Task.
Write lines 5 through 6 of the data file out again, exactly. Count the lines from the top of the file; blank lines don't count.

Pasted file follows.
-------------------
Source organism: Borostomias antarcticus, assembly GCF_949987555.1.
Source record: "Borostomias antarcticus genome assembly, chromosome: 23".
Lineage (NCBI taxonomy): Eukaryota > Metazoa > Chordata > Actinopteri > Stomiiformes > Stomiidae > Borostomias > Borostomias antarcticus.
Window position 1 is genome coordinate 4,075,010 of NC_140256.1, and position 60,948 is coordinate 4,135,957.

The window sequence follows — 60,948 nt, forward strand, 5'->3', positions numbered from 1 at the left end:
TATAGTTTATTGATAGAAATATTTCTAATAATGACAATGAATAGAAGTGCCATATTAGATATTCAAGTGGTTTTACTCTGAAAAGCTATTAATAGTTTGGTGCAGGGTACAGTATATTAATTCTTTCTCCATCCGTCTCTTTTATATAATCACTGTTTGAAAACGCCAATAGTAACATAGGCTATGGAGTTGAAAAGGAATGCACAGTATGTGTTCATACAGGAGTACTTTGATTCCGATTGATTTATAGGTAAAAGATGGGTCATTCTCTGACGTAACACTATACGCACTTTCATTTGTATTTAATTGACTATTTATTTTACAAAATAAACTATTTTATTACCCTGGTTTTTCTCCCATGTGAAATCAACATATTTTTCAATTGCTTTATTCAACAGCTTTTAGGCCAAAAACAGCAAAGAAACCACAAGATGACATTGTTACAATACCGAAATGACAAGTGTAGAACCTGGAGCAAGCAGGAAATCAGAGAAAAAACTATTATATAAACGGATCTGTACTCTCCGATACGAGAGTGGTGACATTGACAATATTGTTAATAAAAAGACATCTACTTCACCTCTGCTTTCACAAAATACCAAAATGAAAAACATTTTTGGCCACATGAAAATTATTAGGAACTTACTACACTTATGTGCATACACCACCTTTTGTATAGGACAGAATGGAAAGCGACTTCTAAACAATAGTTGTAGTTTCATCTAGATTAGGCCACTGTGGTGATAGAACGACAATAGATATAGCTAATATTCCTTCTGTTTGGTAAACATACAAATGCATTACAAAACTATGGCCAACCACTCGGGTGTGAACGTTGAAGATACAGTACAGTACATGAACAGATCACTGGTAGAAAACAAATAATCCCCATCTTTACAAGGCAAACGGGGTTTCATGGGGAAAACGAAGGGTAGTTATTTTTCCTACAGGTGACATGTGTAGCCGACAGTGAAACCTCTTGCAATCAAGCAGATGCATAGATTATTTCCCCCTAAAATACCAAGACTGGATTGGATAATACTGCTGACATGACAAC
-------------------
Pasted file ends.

The window sequence follows — 60,948 nt, forward strand, 5'->3', positions numbered from 1 at the left end:
TATAGTTTATTGATAGAAATATTTCTAATAATGACAATGAATAGAAGTGCCATATTAGATATTCAAGTGGTTTTACTCTGAAAAGCTATTAATAGTTTGGTGCAGGGTACAGTATATTAATTCTTTCTCCATCCGTCTCTTTTATATAATCACTGTTTGAAAACGCCAATAGTAACATAGGCTATGGAGTTGAAAAGGAATGCACAGTATGTGTTCATACAGGAGTACTTTGATTCCGATTGATTTATAGGTAAAAGATGGGTCATTCTCTGACGTAACACTATACGCACTTTCATTTGTATTTAATTGACTATTTATTTTACAAAATAAACTATTTTATTACCCTGGTTTTTCTCCCATGTGAAATCAACATATTTTTCAATTGCTTTATTCAACAGCTTTTAGGCCAAAAACAGCAAAGAAACCACAAGATGACATTGTTACAATACCGAAATGACAAGTGTAGAACCTGGAGCAAGCAGGAAATCAGAGAAAAAACTATTATATAAACGGATCTGTACTCTCCGATACGAGAGTGGTGACATTGACAATATTGTTAATAAAAAGACATCTACTTCACCTCTGCTTTCACAAAATACCAAAATGAAAAACATTTTTGGCCACATGAAAATTATTAGGAACTTACTACACTTATGTGCATACACCACCTTTTGTATAGGACAGAATGGAAAGCGACTTCTAAACAATAGTTGTAGTTTCATCTAGATTAGGCCACTGTGGTGATAGAACGACAATAGATATAGCTAATATTCCTTCTGTTTGGTAAACATACAAATGCATTACAAAACTATGGCCAACCACTCGGGTGTGAACGTTGAAGATACAGTACAGTACATGAACAGATCACTGGTAGAAAACAAATAATCCCCATCTTTACAAGGCAAACGGGGTTTCATGGGGAAAACGAAGGGTAGTTATTTTTCCTACAGGTGACATGTGTAGCCGACAGTGAAACCTCTTGCAATCAAGCAGATGCATAGATTATTTCCCCCTAAAATACCAAGACTGGATTGGATAATACTGCTGACATGACAAC